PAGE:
freeze frame

Two people.

A man.
And a woman.
Driving along.
In a racing green Jaguar.
A convertible.

He with his hair pulled back in a ponytail.
Loose strands whipping his face.

She with a brimmed red hat.
Tied under her chin.
Shading her porcelain skin.
Complementing her blue eyes.

The sun is shining.
A breeze is blowing.
As they drive along.
Down the wide open road.

Both laughing.

That image.
Is a memory.
I hold within my thoughts.

Of two people.

My dad.
And my mom.

Long ago.

Reality Bites Another Day, S1 E2

Today’s post is the flip side of yesterday’s post Reality Bites.

remote control

Anne, once again, plopped herself down on the overstuffed couch, tossed off her shoes, and turned on the TV. Another afternoon of Reality Bites to fulfill her guilty pleasure. That is, watch the five clueless (about the fact their lives are being recorded second by second, day after day) young college students talk about private matters and, hopefully, do yet another jaw dropping activity. Another day for Anne to lose herself into their world, escaping from her own.

As Anne watched the TV screen, the character named Carrie sat in a quiet corner talking on the phone with her boyfriend. Telling him things Anne was pretty sure Carrie wouldn’t be saying if she knew the world was listening in. As she was talking to him, Carrie was also holding a framed photo of her boyfriend. Admiring his shirtless torso.

What Carrie didn’t know was that a teeny tiny camera had been installed into the frame so that the TV audience was seeing a close-up of her dreamy face as she spoke to her lover.

Suddenly, Carrie pulled the frame away, then brought it right back, close to her face, making her features look magnified. “Whoa. That’s strange,” she began, speaking to her beau, and anyone watching the show, “but I have a freaky feeling that I’m being watched.”

She felt shaken. Odd. Like something was a bit off. Yet, she had no explanation as to why.

“Well,” her boyfriend laughed, “I hope not. I’m pretty sure you wouldn’t want anyone hearing what you plan on doing to me. Not that I’d mind!” He laughed, loud.

Anne was starring into Carrie’s eyes. All she could do was push her body further back into the couch, tensing all her muscles. She let out a deep, unexpected gasp.

Random Sleep


My eyes feel heavy, overworked, unable to function. They seem to be working overtime trying to stay open. My body tells me to give it up, lie down lady, lie down now. Close your tired eyes and rest.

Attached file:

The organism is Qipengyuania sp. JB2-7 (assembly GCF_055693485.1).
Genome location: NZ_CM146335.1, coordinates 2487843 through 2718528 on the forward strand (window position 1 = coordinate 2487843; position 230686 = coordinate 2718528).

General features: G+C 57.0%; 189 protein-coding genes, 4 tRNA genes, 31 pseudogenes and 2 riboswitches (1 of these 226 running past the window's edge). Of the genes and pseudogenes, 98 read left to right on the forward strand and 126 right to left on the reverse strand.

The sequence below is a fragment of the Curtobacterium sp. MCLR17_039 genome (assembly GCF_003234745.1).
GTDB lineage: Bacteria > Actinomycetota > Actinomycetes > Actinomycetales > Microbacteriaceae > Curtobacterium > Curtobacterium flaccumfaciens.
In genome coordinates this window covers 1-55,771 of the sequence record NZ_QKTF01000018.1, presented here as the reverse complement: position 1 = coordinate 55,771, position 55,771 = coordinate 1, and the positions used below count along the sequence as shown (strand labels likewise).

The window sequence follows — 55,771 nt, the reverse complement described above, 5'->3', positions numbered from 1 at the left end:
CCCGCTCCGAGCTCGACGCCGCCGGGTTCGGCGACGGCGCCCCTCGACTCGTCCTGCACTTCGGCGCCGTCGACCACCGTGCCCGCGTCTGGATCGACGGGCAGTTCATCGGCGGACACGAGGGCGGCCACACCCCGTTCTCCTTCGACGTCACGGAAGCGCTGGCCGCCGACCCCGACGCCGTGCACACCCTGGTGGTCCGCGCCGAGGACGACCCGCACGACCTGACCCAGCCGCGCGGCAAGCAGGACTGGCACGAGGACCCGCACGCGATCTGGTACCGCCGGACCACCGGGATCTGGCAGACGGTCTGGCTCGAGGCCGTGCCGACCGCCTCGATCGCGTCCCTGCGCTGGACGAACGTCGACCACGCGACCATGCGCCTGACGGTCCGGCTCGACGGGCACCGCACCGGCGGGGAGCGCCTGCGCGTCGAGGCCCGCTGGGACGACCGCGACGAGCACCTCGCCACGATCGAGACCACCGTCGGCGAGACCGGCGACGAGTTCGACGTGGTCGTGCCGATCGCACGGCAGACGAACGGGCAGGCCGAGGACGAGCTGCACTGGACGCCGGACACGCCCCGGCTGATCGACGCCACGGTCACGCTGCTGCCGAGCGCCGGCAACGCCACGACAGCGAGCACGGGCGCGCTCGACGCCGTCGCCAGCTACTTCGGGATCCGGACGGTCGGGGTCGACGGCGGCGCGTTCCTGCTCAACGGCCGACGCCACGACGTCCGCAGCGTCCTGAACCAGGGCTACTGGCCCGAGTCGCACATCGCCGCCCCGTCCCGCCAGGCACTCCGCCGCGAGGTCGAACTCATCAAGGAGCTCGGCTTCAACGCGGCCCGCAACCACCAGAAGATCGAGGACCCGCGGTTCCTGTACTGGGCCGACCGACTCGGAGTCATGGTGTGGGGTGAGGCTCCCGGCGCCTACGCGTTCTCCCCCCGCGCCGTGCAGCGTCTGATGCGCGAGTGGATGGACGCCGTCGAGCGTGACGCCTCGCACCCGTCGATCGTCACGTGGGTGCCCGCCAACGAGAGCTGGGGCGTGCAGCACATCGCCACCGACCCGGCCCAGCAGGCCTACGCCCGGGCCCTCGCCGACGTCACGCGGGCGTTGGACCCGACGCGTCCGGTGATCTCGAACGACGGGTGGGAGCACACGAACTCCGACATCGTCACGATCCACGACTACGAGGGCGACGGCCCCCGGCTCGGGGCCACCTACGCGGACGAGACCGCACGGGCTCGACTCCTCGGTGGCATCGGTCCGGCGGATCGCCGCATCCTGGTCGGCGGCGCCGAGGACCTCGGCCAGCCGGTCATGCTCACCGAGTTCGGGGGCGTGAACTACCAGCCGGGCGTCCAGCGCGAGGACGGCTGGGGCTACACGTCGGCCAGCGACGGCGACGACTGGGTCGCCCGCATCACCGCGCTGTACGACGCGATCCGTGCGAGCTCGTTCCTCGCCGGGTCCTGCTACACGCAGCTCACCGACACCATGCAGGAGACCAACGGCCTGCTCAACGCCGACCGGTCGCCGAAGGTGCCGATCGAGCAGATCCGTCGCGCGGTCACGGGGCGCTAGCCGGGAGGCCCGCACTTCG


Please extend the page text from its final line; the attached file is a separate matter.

Ah, yes. Rest.

My day is done. The hours of nurturing are over. It’s time to sleep.

My shoulders slump. I fall onto the bed. Onto my side. My head lands softly on the pillow. Blankets are gathered around, cocooning, warming me.

I sleep. For a moment. An hour. Half the night. Sometimes all night. I sleep enough, or not much at all, depending on how many night-noises invade my stupor.

The Best Thing I Learned From My Mom


One afternoon, not long after Rudy and I first met, we drove out to Los Angeles, to an old-fashioned house complete with antique furniture, old-time dishware, and original wooden floors. To the house where my mom was living, where she was caring for her aunt. Rudy remembers being very nervous about meeting my sweet mom for the first time, not sure what to expect. Not sure how his broken English would sound. After introductions, and an offering of cookies and coffee, my mom carefully began asking Rudy questions. Questions about his life growing up in Honduras and about why he came to the United States, by himself, at the tender age of nineteen. Rudy seemed to have forgotten that his speech sounded very foreign, as both he and my mom laughed throughout their gleeful conversation.

I watched with interest as my mom would look Rudy in the eye and ask a nonthreatening question, naturally providing a level of comfort for Rudy, who not too long before had been wringing his hands, feeling anxious. Rather, he felt comfortable, knowing my mom truly was interested in what he had to say, resulting in his talking much more than he expected. His fear had disappeared, replaced by animated stories. Simple everyday, growing-up stories. Question after question, and not once did Rudy feel that my mom was being nosy or overbearing. Like the way any mom might be when questioning the boy who is dating her daughter. She was simply interested in what he had to share.

I looked at my mom. Stared at her, a gentle smile on my face. It was then I realized that that’s how I am with people. I ask questions because I care, and I listen because I’m interested in what they have to say. The best thing I learned from my mom that day was how easy it is to communicate with others. To feel engaged, without being overbearing. I learned that if you show even a bit of interest in someone, look them in the eyes, truly listen to their words, and ask questions to allow them to expand on their previous response(s), people will talk.

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